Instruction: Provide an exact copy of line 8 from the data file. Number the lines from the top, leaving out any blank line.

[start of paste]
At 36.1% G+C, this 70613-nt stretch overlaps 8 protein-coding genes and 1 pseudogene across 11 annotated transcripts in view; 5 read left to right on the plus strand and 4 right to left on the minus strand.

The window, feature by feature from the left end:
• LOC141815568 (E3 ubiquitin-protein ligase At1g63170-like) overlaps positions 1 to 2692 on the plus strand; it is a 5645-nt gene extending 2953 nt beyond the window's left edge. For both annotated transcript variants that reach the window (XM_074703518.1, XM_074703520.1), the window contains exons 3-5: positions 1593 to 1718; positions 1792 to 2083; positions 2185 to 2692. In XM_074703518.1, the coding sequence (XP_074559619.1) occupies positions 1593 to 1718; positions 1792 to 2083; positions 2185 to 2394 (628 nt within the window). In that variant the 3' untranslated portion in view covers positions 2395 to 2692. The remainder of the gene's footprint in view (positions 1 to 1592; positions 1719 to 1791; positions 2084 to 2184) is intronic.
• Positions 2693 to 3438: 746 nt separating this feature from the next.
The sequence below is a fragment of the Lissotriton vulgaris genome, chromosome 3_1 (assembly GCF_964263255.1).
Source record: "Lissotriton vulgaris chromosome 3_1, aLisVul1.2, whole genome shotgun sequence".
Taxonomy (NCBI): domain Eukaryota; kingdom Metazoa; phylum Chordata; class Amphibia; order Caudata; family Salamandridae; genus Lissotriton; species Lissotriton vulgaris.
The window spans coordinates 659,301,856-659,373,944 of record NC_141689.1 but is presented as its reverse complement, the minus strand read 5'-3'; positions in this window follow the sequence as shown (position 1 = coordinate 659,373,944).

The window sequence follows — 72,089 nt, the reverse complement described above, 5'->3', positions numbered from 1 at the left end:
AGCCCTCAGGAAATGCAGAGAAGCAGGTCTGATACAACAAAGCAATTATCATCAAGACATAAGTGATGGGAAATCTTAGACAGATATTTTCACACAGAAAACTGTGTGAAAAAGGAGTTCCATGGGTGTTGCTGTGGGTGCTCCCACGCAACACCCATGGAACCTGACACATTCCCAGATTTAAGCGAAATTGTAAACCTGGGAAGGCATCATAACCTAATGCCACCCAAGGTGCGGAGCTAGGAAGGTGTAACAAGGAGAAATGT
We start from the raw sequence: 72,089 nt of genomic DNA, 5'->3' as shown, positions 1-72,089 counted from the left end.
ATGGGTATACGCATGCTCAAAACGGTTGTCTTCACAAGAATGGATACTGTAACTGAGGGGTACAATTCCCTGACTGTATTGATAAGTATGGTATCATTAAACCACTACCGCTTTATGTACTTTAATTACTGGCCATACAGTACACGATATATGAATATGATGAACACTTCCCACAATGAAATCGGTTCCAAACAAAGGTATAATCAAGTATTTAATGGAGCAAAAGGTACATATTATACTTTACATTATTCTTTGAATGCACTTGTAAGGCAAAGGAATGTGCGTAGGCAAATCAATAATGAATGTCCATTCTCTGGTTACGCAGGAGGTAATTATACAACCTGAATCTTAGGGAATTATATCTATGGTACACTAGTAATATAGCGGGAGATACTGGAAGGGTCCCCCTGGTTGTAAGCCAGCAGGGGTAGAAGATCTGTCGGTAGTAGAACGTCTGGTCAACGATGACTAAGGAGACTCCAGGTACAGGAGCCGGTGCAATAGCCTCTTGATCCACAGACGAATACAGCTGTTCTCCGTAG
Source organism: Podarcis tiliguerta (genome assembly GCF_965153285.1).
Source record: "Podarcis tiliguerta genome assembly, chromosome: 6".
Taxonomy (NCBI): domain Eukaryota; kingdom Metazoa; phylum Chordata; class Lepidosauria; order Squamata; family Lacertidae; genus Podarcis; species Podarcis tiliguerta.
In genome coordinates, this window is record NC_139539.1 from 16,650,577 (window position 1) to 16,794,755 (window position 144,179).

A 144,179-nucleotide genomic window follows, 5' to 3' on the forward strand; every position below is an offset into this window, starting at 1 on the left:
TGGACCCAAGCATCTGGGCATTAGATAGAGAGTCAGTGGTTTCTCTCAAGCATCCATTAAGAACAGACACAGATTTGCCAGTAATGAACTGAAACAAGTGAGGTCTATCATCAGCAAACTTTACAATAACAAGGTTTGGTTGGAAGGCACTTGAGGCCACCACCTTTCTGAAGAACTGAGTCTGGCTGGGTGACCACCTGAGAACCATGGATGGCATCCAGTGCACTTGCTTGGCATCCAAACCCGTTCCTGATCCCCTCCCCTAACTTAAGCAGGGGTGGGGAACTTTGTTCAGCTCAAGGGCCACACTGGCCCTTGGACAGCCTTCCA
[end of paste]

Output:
The window spans coordinates 659,301,856-659,373,944 of record NC_141689.1 but is presented as its reverse complement, the minus strand read 5'-3'; positions in this window follow the sequence as shown (position 1 = coordinate 659,373,944).